Pontiac GTO Forum banner

1 - 14 of 14 Posts

·
RIP (12/27/60-7/18/15)
Joined
·
767 Posts
Discussion Starter #1
Hi gang........:cool
still waiting for enough $'s to get tires wheels & and a GOOD front end alignment.
Definately plan on puttin' some miles on the GOAT this summer.
ok,,,,,,How long does it take to "break in" my motor? (It has all of 10 miles on it.) How long before I can start ___ing it (hammer,stomp on, etc?)
Pretty sure I shouldnt start out doing burnouts right away.... where do I go from here?
thanks as usual!
Tk
:party::rofl::party::rofl::party:
 

·
Registered
Joined
·
574 Posts
You can ask 100 different people and get 100 different answers. My opinion. Drive it like you plan on driving it. Change the oil after 100 miles and again at 500 and regular intervals from there. Past that enjoy!!
 

·
Registered
Joined
·
714 Posts
Here's what I've always done... AFTER the Cam break-in, which should be done EXACTLY per the cam manufacturers recommendation...

I drive it around a bit to make sure all is good i.e. no leaks, good pressures, smooth idle, timed right, no hiccups, etc. I take it out to the freeway or empty country road, if that works better. I drive at forty or so MPH in second gear (with a 3 sp. auto) and hammer it til I hit 70-75 leaving it in second gear and abruptly let off til I'm back down to 40 or so, repeat (5 to 10 times). Then I go home and let her cool off and recheck fluids.

Next time I drive it, I usually drive it somewhat normal, but I always vary the speed, never just driving it on the freeway at 60-65 for the first couple of hundred miles. I change the oil at 100 miles and cut up the filter to look for metal and other nastys. If all is good, I drive it somewhat normal, including getting on it from time to time, generally not exceeding 4000-4500 RPM for the first 500 miles or so. I usually change the oil 1000 miles and then drive it like I will the rest of it's life.

Has always worked for me... I've probably built more than my fair share over the last 30+ years...

As stated though, you'll get lots of different methods, it will be nice to see what others recommend.

Chuck
 

·
64-67 Expert
Joined
·
8,569 Posts
Pretty much the same here. I dump the oil after the cam break in, and again after about 100-500 miles. Then just drive it. The ONE thing to avoid during the first 1000 miles is extended driving at a steady, single rpm....like a long road trip at 65mph. Vary your speed, up and down, etc. Basically, just drive normally and enjoy. Burnouts won't hurt anything but your tires and wallet.
 

·
Registered
Joined
·
714 Posts
Why in 2nd gear? (mine is a 3sp auto)
thanks as always
It's what I learned form my dad. He was a factory trained Corvette guy in the early sixties when he worked for a dealer in Peoria, Illinois and that's the way he was trained. He always said it helped seat the rings, he knew SOOOO much that I never argued and it became ingrained in me. Holding it in second lets the compression slow it down quicker.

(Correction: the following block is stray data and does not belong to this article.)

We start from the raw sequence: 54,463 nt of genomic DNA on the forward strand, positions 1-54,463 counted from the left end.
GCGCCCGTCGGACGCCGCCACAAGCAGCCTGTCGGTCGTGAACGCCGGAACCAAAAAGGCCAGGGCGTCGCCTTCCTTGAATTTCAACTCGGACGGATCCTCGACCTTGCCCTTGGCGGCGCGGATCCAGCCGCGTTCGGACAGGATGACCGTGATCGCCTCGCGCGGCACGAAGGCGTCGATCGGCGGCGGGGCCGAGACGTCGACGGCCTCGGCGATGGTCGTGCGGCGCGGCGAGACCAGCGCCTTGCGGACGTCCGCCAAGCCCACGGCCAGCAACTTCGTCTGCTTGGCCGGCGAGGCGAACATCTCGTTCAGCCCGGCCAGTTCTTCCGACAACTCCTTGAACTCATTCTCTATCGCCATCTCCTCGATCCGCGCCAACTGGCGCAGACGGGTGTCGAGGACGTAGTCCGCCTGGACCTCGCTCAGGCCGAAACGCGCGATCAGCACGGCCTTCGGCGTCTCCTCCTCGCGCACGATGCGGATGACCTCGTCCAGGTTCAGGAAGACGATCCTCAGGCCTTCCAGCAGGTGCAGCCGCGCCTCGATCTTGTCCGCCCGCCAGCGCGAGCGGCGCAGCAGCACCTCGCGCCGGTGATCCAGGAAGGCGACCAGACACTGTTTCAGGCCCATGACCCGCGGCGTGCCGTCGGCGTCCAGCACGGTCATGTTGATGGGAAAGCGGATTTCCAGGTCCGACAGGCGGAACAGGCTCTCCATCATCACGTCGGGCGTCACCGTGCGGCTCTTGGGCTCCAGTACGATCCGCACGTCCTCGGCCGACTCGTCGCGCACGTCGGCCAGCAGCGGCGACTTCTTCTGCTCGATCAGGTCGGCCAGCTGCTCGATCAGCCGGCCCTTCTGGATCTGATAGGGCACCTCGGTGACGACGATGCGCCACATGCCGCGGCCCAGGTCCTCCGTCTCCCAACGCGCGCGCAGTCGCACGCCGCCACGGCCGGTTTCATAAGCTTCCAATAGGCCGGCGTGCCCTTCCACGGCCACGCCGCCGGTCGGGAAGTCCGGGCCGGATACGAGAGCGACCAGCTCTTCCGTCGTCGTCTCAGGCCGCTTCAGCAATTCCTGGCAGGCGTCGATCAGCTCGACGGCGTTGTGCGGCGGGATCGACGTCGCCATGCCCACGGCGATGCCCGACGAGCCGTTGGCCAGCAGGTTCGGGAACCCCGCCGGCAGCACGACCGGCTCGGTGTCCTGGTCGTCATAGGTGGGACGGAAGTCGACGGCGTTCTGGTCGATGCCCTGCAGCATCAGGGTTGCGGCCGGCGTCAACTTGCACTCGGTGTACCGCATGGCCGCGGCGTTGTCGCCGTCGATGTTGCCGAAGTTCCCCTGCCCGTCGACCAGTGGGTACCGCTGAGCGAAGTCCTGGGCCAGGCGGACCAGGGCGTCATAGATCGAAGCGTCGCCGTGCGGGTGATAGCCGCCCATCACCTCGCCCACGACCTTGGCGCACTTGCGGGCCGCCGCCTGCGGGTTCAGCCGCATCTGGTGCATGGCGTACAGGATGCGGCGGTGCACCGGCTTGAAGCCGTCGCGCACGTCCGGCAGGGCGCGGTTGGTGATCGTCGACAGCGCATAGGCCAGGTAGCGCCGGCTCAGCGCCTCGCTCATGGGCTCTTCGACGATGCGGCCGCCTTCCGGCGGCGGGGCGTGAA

·
Registered
Joined
·
574 Posts
Why in 2nd gear? (mine is a 3sp auto)
thanks as always
Doesn't matter what gear. The reasoning behind this is run it up thru the rpm range with max pressure on the rings. Then let it wind down using engine compression. This is supposed to help seat the rings



What my daddy actually taught me was . Fire up new engine with no water in it. Run it up to 2k ( to break in cam) until the heads get warm. (not hot, warm) Shut it off. let it completely cool. Fill with water. Change oil. Drive and enjoy. Never had a problem with this break in either although I don't do it that often. Only put one engine together for me in the last 15 yrs. Rings were already seated. Cam break-in was my olnly worry.
 

·
64-67 Expert
Joined
·
8,569 Posts
NO WATER??? You must be kidding, I hope. WOW. Never heard that one.....!! The deal with the deceleration and acceleration is that you are putting pressure on the rings from different sides...vacuum on decel, pressure on accel. It does indeed get them seated evenly.
 

·
Registered
Joined
·
574 Posts
Gotta love dad. I will say.. when he was alive... Never saw a engine go bad due to this. He dabbled in open wheel cars and mechaniced on a WoO car for a year.
 

·
RIP (12/27/60-7/18/15)
Joined
·
767 Posts
Discussion Starter #11
While we're on the topic, what's wrong with driving the beast at a constant speed?
me not get it?
Thanks
 

·
Premium Member
Joined
·
4,705 Posts
TK, Its like Jeff said, it gives the rings and other components an "even workout". Driving at a constant speed kind of "unloads' the engine. This is like running it at high RPM in neutral, or Park....not good for the bearings, the parts like a load on them. I'm gettin' thirsty Bro'.......Eric :cheers
 

·
Registered
Joined
·
714 Posts
While we're on the topic, what's wrong with driving the beast at a constant speed?
me not get it?
Thanks
Interestingly enough, back in '01, my wife and I bought a new VW GLX Beetle, Turbo. The car had something like 30 miles on it when we drove it off the lot. The break-in instructions were not to drive at constant speed for (I think) the first 200 miles.
 

·
Registered
Joined
·
7 Posts
have always been told by racecar motor builders 500 miles was break in.
Sent from my SGH-T589 using AutoGuide.Com Free App
 
1 - 14 of 14 Posts
Top